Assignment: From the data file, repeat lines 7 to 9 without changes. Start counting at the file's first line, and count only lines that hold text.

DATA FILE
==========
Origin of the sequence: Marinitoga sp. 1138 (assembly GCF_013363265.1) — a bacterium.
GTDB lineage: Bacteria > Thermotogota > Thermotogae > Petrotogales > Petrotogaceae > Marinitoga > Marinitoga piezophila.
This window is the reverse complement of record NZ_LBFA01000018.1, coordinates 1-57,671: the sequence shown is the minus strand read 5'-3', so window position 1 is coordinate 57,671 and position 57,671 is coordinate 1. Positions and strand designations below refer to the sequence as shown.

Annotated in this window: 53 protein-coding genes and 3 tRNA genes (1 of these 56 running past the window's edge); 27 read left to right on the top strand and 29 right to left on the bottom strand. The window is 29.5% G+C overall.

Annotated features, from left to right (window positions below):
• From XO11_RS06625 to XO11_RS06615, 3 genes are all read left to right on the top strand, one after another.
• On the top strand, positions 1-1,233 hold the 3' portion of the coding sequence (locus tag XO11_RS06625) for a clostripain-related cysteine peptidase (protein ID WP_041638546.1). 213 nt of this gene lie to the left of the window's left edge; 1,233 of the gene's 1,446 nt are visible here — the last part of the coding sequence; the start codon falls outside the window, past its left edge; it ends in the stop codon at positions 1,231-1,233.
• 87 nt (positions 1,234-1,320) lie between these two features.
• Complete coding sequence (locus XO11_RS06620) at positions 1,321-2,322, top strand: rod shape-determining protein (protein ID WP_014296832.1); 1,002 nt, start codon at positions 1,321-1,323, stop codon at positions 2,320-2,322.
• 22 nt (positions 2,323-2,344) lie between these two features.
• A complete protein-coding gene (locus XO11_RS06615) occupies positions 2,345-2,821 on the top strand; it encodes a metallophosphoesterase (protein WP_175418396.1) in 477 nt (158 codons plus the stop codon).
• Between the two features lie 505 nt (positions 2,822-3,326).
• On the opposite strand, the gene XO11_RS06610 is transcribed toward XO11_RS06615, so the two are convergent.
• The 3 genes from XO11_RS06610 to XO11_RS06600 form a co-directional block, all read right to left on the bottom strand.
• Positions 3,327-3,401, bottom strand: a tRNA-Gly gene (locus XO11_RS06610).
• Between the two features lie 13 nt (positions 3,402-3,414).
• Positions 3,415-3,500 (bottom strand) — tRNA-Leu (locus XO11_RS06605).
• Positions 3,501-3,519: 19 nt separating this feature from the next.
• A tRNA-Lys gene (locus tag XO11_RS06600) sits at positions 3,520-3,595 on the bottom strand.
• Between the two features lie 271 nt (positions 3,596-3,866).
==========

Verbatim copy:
• On the top strand, positions 1-1,233 hold the 3' portion of the coding sequence (locus tag XO11_RS06625) for a clostripain-related cysteine peptidase (protein ID WP_041638546.1). 213 nt of this gene lie to the left of the window's left edge; 1,233 of the gene's 1,446 nt are visible here — the last part of the coding sequence; the start codon falls outside the window, past its left edge; it ends in the stop codon at positions 1,231-1,233.
• 87 nt (positions 1,234-1,320) lie between these two features.
• Complete coding sequence (locus XO11_RS06620) at positions 1,321-2,322, top strand: rod shape-determining protein (protein ID WP_014296832.1); 1,002 nt, start codon at positions 1,321-1,323, stop codon at positions 2,320-2,322.